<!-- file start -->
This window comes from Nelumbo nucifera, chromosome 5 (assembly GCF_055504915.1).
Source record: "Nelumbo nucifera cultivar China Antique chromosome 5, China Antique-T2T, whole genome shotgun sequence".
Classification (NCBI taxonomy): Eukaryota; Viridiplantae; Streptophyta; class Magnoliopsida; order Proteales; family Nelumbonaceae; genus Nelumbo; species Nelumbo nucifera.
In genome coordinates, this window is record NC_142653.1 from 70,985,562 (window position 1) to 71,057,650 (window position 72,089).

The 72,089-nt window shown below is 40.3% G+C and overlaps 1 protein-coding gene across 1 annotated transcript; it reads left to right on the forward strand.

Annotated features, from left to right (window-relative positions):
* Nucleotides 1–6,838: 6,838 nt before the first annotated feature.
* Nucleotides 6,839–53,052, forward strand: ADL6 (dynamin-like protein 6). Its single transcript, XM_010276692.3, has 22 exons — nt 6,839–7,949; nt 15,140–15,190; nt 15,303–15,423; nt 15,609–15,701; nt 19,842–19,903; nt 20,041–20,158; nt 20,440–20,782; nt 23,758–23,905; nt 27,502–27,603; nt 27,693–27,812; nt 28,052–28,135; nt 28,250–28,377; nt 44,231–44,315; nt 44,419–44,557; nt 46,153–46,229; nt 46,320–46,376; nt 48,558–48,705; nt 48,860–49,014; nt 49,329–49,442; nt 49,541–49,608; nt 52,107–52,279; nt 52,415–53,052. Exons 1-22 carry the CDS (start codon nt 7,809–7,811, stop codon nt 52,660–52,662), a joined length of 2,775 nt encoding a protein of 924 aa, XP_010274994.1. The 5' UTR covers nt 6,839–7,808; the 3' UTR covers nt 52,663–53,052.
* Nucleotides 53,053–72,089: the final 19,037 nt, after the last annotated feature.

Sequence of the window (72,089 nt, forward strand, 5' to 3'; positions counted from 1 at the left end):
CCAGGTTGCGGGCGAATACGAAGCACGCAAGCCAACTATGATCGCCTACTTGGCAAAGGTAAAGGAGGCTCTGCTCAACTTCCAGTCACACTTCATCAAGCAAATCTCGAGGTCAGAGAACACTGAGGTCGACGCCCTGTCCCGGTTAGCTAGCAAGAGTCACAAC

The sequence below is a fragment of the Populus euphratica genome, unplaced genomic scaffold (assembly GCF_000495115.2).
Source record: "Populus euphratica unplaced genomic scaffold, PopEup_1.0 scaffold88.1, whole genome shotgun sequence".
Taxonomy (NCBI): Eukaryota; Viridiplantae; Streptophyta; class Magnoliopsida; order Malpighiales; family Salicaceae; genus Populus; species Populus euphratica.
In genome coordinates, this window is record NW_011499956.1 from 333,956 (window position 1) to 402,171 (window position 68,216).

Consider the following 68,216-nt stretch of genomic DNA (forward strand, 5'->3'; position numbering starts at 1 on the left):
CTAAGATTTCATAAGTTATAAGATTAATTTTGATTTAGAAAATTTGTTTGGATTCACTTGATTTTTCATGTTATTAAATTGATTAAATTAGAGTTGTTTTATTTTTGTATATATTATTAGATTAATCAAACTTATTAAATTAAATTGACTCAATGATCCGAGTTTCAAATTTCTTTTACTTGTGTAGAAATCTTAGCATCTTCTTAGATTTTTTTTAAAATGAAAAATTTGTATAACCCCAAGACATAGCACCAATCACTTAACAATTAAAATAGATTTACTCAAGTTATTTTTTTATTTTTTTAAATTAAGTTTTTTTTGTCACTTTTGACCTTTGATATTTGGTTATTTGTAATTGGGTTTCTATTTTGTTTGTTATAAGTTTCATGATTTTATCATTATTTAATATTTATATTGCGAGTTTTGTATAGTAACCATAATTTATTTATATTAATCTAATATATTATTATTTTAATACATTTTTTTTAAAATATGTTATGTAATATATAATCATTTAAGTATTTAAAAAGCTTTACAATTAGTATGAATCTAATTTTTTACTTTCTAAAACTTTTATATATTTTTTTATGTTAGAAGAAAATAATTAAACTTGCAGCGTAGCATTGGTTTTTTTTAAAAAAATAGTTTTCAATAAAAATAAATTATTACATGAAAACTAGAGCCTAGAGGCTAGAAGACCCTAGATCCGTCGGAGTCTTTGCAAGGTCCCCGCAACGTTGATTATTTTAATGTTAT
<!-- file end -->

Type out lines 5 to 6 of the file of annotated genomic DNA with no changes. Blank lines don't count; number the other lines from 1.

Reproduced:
The 72,089-nt window shown below is 40.3% G+C and overlaps 1 protein-coding gene across 1 annotated transcript; it reads left to right on the forward strand.

Annotated features, from left to right (window-relative positions):